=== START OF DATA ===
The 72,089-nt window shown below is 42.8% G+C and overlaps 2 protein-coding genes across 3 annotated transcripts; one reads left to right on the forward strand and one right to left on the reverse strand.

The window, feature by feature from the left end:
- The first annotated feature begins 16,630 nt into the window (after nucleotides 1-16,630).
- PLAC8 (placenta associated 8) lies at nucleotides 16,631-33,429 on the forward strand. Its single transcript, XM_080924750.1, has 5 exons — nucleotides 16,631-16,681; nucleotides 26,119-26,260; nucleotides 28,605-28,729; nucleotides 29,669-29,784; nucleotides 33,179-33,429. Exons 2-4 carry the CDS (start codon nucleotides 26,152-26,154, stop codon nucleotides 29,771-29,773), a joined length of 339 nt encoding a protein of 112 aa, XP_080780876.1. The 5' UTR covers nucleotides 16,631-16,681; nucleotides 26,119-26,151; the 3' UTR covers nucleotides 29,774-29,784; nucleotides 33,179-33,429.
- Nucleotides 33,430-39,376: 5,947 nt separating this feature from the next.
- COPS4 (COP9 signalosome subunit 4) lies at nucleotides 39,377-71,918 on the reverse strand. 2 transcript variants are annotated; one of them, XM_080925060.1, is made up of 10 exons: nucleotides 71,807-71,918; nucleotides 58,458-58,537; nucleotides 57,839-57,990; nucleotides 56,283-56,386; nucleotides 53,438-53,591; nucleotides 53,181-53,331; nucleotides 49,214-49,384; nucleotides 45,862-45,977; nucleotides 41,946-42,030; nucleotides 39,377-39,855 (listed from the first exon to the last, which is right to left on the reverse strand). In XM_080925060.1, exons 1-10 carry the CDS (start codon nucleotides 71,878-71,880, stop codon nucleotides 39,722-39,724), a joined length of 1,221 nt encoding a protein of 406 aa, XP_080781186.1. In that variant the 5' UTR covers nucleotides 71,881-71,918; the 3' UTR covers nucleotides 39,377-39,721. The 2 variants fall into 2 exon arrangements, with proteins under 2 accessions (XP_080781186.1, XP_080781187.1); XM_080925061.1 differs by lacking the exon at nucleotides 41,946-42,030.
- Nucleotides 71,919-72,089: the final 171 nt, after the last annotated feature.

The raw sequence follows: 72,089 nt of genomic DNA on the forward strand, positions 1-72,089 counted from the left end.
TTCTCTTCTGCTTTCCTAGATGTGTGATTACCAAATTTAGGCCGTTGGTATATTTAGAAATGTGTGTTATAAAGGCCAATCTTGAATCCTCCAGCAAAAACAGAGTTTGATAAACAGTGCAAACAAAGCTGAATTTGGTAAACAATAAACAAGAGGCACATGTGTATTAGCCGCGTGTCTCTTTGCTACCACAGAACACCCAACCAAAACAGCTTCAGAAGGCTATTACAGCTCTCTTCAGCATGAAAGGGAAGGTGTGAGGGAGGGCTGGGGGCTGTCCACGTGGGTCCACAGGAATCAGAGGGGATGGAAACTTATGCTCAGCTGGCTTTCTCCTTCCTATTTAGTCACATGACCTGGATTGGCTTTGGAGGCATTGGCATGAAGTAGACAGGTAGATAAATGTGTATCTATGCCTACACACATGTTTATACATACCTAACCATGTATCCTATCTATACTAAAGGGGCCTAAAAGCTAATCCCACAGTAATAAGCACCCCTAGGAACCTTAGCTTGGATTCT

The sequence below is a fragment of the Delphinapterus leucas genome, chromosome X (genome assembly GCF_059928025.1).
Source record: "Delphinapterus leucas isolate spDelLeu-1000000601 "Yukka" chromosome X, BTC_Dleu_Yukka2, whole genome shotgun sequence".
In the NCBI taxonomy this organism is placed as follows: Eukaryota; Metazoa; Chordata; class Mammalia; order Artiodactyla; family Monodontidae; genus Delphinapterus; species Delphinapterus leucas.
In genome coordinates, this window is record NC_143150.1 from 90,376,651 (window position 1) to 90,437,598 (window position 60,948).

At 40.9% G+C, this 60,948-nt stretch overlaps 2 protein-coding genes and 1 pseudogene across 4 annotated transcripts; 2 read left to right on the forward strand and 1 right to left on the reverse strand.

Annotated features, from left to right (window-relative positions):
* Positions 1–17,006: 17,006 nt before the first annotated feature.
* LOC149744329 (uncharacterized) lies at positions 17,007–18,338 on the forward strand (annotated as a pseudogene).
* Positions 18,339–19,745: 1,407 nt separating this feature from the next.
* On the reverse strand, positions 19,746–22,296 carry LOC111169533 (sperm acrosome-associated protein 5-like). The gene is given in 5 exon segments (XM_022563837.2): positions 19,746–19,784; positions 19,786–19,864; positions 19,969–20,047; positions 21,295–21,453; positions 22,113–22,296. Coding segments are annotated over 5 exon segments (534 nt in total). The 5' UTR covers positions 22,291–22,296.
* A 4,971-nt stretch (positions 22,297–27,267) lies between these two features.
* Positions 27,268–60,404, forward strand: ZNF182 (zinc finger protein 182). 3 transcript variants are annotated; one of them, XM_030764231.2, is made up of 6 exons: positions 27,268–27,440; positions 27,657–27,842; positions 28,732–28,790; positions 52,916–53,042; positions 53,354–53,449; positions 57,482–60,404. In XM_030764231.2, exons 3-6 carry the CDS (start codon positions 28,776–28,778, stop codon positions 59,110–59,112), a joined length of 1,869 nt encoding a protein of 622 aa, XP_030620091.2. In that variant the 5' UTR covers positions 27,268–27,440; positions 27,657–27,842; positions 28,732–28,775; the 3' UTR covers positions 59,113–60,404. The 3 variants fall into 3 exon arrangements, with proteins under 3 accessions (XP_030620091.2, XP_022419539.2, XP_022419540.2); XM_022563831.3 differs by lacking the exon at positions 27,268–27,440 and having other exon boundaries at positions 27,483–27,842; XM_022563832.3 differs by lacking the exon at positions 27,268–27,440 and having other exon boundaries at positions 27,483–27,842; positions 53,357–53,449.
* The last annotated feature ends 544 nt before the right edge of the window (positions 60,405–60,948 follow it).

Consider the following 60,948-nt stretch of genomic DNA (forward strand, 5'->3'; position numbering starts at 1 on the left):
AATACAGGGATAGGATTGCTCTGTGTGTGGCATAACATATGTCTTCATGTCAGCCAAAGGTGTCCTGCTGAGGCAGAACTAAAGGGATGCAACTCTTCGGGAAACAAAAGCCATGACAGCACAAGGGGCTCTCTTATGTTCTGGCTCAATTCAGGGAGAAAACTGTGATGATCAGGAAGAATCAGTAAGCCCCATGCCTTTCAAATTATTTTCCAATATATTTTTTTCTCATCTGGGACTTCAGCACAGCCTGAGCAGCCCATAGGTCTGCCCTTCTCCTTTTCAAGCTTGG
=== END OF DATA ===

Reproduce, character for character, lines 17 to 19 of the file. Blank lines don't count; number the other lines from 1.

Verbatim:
* LOC149744329 (uncharacterized) lies at positions 17,007–18,338 on the forward strand (annotated as a pseudogene).
* Positions 18,339–19,745: 1,407 nt separating this feature from the next.
* On the reverse strand, positions 19,746–22,296 carry LOC111169533 (sperm acrosome-associated protein 5-like). The gene is given in 5 exon segments (XM_022563837.2): positions 19,746–19,784; positions 19,786–19,864; positions 19,969–20,047; positions 21,295–21,453; positions 22,113–22,296. Coding segments are annotated over 5 exon segments (534 nt in total). The 5' UTR covers positions 22,291–22,296.